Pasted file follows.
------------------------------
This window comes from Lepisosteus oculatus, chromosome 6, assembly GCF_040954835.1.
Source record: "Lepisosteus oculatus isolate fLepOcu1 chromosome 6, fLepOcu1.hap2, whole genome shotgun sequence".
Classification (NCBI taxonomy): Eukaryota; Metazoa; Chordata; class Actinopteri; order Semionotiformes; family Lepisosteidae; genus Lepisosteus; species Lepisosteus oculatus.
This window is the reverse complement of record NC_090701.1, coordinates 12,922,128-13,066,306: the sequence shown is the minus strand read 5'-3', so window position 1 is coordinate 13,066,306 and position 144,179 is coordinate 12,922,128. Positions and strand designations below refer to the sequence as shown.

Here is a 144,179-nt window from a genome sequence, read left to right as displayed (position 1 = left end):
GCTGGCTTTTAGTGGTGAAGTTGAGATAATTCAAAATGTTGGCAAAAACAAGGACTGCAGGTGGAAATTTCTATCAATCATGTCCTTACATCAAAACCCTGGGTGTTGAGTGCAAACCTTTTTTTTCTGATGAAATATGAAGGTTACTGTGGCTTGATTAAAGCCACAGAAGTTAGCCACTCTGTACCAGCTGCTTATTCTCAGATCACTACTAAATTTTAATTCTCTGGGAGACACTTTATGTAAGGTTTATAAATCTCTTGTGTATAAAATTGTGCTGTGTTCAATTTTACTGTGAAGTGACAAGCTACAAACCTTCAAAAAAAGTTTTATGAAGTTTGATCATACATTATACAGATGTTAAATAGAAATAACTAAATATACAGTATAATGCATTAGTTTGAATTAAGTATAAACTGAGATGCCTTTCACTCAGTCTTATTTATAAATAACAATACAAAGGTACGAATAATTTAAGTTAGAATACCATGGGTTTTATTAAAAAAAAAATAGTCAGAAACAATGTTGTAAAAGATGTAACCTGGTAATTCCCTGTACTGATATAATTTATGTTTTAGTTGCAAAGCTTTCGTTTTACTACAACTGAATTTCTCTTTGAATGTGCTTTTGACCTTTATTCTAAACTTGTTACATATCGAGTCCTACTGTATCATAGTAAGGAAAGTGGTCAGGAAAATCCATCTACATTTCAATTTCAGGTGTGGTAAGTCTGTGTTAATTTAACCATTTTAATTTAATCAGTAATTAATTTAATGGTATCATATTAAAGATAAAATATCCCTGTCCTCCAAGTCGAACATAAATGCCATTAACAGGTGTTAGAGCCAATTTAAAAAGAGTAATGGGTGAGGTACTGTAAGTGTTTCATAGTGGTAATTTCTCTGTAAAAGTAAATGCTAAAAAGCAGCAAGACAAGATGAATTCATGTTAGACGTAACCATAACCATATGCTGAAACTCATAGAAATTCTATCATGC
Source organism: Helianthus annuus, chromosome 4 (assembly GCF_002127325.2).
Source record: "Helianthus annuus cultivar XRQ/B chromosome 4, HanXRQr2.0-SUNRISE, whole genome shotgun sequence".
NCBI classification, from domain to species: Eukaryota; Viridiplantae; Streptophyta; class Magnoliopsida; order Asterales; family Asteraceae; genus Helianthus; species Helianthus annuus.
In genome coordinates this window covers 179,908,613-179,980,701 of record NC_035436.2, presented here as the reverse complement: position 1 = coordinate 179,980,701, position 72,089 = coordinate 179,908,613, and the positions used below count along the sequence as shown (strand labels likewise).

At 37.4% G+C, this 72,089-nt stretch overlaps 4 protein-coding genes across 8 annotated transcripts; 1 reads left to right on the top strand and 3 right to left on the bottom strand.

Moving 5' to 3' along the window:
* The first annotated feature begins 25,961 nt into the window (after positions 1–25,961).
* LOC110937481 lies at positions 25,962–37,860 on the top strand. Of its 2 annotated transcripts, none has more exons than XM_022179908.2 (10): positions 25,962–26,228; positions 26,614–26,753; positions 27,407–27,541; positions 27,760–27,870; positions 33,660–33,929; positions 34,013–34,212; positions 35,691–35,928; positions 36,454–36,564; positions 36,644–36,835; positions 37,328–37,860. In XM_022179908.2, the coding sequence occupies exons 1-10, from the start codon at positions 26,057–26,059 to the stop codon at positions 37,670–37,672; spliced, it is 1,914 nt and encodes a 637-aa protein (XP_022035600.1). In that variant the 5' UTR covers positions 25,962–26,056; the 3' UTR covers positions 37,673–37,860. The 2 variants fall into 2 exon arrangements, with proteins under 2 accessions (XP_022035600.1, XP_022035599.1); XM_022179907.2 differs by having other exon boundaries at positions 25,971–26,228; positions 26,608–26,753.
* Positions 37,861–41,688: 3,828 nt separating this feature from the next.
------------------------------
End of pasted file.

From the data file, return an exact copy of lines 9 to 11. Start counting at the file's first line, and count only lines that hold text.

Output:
NCBI classification, from domain to species: Eukaryota; Viridiplantae; Streptophyta; class Magnoliopsida; order Asterales; family Asteraceae; genus Helianthus; species Helianthus annuus.
In genome coordinates this window covers 179,908,613-179,980,701 of record NC_035436.2, presented here as the reverse complement: position 1 = coordinate 179,980,701, position 72,089 = coordinate 179,908,613, and the positions used below count along the sequence as shown (strand labels likewise).

At 37.4% G+C, this 72,089-nt stretch overlaps 4 protein-coding genes across 8 annotated transcripts; 1 reads left to right on the top strand and 3 right to left on the bottom strand.